A lack of sufficient support for a transition to a presidential system has prompted Turkish President Recep Tayyip Erdoğan to use “conference calls” as a way of increasing this support.
Erdoğan, in a quest to find new ways to create a new constitution, has proposed “conference calls” with as many people as possible to provide a strong ground for “societal agreement.”
Speaking at a press conference after his arrival in Istanbul from an official visit to Saudi Arabia late Dec. 31, 2015, Erdoğan was asked to elaborate on earlier remarks concerning “conference calls.” Such calls could be arranged in a way that could be held with citizens, making it into a “kind of public survey” he said.
In the conference calls, “the citizen’s view of a particular article of the constitution will be asked” Erdoğan said. According to Erdoğan, the citizens chosen for the conference call would number more than 500,000, thus creating “very significant ground for the composition of a constitution on which societal agreement can be ensured.”
Many polls conducted by various survey companies, including those which are close to the ruling Justice and Development Party (AKP), which Erdoğan helped found, have shown that support for a presidential system has not yet reached 50 percent. The results have also been shared with Erdoğan and Prime Minister Ahmet Davutoğlu.
Erdoğan and his inner circle have posited that the lack of popular support stems from a dearth of sufficient and detailed information about the presidential system, leading the leaders to search for a way to “accurately inform the public.”
Although the organization of conference calls has not yet been planned in regards to logistics, civil society organizations are expected to lead the conference calls with public meetings engaging audiences in all 81 provinces in a way to encourage active participation in the debates on the presidential system.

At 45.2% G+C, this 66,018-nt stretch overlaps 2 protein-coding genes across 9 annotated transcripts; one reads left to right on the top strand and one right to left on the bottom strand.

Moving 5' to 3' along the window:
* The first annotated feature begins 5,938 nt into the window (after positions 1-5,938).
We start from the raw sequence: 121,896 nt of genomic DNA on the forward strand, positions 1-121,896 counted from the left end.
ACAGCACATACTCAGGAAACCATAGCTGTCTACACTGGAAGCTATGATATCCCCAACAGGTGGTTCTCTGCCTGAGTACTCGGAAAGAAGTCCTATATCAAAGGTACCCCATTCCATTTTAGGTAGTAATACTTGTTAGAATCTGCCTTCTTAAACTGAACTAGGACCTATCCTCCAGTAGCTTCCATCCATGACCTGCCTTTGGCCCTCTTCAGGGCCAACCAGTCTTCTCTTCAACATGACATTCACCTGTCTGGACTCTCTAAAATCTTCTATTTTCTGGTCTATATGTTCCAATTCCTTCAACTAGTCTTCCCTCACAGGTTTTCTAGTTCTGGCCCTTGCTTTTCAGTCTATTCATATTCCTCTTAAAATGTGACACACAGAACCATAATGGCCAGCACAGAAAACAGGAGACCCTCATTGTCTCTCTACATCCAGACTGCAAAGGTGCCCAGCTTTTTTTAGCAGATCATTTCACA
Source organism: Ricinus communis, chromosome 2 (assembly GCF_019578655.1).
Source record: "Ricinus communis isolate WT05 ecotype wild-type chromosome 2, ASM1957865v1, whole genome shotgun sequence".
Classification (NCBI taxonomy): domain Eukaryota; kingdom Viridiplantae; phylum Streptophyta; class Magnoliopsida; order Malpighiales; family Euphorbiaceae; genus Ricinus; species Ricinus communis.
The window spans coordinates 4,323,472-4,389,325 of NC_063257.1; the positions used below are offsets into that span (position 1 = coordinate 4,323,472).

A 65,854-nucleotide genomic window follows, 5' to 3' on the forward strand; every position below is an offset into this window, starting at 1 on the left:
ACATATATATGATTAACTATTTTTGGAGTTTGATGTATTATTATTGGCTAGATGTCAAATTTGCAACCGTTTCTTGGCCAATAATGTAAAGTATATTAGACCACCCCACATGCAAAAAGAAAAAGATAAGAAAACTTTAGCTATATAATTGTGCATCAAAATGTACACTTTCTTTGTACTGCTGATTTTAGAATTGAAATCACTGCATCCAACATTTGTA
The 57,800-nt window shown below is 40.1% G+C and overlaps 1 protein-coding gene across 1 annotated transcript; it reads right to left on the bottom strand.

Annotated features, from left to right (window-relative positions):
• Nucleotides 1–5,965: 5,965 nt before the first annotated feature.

‘Not without parliament’
Lawyers with expertise on constitutional law have argued that the conference calls could help in determining significant concerns that prevent people from lending support to the presidential system. Within this framework and with an interactive approach, a language which would eliminate those concerns could be developed, while slogans presenting answers to question marks in people’s minds could be created, the same legists said.
“Nonetheless, even if it is confirmed at the end of such a process that people have been convinced and they have been lending open support to the presidential system, amending the constitution would only be possible in parliament. Even taking an amendment to a referendum requires … at least 330 votes. If the opposition parties do not change their stance or if the AK Party cannot obtain required support, this doesn’t seem very likely” said a legist who wished to remain anonymous.
In Nov. 1, 2015, snap elections, the AKP secured 317 seats in the 550-member parliament. For a constitutional change in parliament, the AKP needed to win 367 seats, though 330 seats would be enough to take the issue to a referendum.
Is an early election likely?
In the event of a failure to secure support from opposition parties for a constitutional change, holding an early election and returning to parliament as a political party which has more than 330 seats seems as the only way for the AKP to achieve its aims.
Nonetheless, such a prospect also presents a major political risk. According to a scenario on the Ankara political backstage, Erdoğan might be willing to take such a risk. However, there are also concerns that the AKP might not find sufficient support from its grassroots.
TOBB and TEPAV experience
A few years ago, an initiative similar to the conference calls cited by Erdoğan was conducted by the Union of Chambers and Commodity Exchanges of Turkey (TOBB) and carried out under the secretariat of the Economic Policy Research Foundation of Turkey (TEPAV).
In May 2012, the results obtained during the Constitution Citizens’ Assembly series, carried out in Ankara, Konya, Edirne, Diyarbakir, İzmir, Ankara (with women only), Antalya, Samsun, Bursa, Trabzon, Gaziantep, Erzurum and Istanbul with a total participation of 6,500 people were presented to then-Parliamentary Speaker Cemil Çiçek, who later submitted them to the parliament’s now-dissolved Constitution Conciliation Committee.